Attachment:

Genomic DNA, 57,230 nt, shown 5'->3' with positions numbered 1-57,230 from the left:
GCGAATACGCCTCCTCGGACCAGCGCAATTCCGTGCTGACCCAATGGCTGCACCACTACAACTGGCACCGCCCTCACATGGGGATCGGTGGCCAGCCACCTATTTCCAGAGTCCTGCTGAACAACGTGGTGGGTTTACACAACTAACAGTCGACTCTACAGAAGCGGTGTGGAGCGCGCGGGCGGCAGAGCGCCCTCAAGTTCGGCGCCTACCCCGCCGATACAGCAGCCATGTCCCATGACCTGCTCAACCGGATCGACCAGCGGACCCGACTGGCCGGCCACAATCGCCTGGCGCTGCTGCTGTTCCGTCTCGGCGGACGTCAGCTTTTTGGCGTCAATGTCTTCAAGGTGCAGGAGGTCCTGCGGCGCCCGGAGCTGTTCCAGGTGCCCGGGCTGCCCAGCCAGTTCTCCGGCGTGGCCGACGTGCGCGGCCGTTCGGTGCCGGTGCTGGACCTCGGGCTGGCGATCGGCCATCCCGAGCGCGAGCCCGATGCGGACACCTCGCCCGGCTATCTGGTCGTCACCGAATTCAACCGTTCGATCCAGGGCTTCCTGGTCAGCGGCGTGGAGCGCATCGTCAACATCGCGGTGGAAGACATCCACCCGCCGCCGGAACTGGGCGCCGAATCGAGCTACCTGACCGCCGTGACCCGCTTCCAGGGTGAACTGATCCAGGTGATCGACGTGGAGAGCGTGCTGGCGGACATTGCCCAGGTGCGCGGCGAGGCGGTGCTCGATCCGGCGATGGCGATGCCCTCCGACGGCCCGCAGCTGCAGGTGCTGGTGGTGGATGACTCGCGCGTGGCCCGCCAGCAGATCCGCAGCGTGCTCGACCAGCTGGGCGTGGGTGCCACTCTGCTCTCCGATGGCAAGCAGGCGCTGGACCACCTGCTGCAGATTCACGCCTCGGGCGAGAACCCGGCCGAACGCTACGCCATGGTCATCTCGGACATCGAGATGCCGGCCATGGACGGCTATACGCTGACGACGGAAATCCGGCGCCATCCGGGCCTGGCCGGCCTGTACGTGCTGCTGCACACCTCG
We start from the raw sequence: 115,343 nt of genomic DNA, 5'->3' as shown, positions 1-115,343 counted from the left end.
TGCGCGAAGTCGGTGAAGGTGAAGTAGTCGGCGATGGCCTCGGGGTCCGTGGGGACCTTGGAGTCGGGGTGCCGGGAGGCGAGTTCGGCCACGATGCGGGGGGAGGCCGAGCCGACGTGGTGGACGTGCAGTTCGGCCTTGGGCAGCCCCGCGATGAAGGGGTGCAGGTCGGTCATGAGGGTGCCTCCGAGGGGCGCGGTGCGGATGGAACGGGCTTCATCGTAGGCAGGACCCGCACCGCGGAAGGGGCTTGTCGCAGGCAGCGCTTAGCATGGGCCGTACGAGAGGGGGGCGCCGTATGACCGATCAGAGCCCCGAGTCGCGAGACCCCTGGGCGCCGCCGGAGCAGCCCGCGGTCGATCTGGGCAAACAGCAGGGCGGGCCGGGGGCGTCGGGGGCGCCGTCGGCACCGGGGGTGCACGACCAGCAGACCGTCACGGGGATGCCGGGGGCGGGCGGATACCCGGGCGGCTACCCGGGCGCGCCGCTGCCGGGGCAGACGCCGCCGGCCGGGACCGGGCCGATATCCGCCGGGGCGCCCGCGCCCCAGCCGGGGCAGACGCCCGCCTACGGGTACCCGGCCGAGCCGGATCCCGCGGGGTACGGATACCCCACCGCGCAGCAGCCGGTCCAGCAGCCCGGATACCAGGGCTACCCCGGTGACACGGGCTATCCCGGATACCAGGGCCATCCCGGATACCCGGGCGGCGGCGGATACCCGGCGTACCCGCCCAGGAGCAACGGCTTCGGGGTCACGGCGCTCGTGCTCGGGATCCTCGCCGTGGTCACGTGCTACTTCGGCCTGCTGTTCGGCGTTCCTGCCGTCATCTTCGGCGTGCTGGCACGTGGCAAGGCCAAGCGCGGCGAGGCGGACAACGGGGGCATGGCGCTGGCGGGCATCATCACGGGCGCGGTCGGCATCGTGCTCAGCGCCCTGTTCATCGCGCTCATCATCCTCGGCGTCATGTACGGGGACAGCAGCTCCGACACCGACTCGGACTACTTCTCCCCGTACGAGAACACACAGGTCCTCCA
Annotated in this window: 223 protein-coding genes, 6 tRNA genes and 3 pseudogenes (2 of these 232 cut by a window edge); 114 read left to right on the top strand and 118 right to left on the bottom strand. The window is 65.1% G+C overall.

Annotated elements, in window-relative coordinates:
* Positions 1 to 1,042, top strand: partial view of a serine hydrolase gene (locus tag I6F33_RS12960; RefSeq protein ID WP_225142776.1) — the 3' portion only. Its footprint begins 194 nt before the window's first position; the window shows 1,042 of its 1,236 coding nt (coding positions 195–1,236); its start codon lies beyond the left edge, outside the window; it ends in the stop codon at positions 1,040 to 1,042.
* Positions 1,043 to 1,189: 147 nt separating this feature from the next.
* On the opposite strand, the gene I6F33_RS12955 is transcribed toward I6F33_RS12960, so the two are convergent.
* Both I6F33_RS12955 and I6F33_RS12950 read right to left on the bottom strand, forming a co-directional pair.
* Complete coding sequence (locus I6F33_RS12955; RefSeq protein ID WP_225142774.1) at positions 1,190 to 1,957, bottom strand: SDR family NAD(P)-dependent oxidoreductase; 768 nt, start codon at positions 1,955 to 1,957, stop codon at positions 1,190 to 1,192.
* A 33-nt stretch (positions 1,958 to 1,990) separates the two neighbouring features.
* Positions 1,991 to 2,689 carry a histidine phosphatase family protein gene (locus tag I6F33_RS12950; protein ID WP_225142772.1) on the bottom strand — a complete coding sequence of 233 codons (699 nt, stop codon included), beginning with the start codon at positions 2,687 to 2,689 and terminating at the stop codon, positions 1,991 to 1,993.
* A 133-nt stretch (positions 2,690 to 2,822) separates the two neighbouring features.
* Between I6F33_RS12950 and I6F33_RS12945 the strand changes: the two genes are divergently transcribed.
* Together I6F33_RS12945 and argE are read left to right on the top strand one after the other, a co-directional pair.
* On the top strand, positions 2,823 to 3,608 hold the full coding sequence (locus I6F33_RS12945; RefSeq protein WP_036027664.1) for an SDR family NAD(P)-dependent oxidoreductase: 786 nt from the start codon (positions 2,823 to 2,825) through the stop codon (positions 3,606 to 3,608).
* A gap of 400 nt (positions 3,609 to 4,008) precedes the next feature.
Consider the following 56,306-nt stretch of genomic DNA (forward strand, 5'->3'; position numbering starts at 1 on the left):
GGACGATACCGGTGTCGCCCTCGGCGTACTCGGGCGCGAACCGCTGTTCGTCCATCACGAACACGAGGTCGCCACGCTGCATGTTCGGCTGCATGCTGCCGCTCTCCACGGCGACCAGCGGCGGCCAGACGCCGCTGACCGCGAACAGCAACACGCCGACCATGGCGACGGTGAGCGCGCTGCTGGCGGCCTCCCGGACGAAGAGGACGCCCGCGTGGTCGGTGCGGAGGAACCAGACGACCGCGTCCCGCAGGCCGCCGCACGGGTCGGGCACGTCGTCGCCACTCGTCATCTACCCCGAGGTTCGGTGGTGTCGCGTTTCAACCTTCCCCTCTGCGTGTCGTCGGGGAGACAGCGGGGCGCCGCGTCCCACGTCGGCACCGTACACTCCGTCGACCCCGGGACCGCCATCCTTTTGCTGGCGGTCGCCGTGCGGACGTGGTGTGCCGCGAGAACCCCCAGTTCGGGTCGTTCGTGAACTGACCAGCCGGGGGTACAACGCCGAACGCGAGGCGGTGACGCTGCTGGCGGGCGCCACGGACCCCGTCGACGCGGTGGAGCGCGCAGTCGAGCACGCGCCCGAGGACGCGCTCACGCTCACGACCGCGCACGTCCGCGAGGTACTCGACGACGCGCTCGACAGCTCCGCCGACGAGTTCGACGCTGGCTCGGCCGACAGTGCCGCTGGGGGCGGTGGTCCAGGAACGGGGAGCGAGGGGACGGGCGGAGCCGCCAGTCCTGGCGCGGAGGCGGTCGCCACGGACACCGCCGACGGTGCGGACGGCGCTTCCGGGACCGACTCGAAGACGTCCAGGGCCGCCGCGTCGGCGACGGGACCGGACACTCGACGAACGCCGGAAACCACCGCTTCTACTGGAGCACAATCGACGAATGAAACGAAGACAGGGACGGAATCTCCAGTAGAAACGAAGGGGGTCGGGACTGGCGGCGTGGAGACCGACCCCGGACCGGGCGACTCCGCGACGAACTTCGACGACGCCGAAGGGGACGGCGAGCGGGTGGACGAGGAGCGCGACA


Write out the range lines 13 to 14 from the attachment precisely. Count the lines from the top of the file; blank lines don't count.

* Positions 1,991 to 2,689 carry a histidine phosphatase family protein gene (locus tag I6F33_RS12950; protein ID WP_225142772.1) on the bottom strand — a complete coding sequence of 233 codons (699 nt, stop codon included), beginning with the start codon at positions 2,687 to 2,689 and terminating at the stop codon, positions 1,991 to 1,993.
* A 133-nt stretch (positions 2,690 to 2,822) separates the two neighbouring features.